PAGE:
The Great Mosque of Guangzhou, aslo known also as Huaisheng Mosque or also known as the Guangta Mosque (Light Tower Mosque), is considered to be the earliest surviving mosque in China. It also has the earliest freestanding minaret in China. Some sources claim that it was built by the uncle of prophet Muhammad (peace be upon him), Saad bin Abi Waqas.
Back in May 2006 on my second morning in China, within hours of seeing anything of the city outside my campus for the first time, I set out on a mission. I knew there was a mosque around here and I was intent on finding it. Armed with a map and not a word of Chinese, I set out South for the old city to search out the Fuyou Road Mosque, the nearest of the three crescents laid out on the grid folded up in my pocket. I had just set up a blog at that time, and shortly after I wrote about being impressed with the sheer size and foreignness of the place.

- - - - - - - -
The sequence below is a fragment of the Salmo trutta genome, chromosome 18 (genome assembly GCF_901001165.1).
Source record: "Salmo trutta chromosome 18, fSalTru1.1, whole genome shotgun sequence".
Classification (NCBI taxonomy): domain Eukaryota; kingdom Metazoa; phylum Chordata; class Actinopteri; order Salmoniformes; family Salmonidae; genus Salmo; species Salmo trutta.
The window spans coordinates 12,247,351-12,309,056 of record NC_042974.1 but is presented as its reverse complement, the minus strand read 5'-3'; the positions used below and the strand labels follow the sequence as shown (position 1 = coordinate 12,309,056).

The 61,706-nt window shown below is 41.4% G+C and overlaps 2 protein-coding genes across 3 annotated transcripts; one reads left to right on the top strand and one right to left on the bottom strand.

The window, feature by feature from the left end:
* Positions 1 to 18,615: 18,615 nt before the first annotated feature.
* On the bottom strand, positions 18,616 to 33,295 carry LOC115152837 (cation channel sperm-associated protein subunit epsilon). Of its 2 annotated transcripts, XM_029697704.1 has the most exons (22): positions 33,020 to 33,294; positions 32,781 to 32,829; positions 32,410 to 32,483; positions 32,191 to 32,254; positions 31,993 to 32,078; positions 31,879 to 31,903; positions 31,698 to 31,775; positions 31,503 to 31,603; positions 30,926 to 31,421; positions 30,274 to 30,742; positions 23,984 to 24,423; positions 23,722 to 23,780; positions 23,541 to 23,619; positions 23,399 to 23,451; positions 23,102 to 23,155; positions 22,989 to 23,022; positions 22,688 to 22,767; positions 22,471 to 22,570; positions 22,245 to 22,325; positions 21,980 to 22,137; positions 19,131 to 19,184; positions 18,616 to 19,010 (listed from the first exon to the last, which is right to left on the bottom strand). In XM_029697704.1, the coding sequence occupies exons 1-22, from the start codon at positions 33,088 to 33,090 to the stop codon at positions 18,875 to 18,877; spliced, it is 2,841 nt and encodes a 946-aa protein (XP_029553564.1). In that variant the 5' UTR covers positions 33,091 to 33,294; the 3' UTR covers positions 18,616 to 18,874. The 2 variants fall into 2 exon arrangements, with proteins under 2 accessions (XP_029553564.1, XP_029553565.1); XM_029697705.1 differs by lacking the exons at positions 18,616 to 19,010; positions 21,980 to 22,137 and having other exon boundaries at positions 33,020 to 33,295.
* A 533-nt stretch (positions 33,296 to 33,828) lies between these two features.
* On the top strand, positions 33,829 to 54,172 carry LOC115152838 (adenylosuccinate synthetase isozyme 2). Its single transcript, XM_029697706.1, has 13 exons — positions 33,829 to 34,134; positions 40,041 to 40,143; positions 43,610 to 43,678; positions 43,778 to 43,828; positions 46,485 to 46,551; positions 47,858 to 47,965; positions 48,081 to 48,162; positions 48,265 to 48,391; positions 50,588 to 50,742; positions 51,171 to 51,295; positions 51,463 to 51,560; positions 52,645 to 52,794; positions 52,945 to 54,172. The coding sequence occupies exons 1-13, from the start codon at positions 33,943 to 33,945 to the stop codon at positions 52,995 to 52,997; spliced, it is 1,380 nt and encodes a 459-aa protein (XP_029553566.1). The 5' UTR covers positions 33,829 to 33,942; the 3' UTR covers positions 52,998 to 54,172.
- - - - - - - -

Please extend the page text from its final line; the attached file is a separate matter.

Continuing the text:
History has it that the arrival of the earliest Chinese Muslims in present day Malaysia can be traced as far back as the 15th century, attributed to the explorations of Admiral Zheng He (Cheng Ho) during the reign of the Ming Dynasty. According to “Ming Shi” [明史] or the History of Ming, the historical records reveal that Admiral Zheng He might have visited Malacca at least five times as well as to the states of Terengganu, Pahang and Kelantan throughout his seven voyages to the Western Oceans (1405-1433).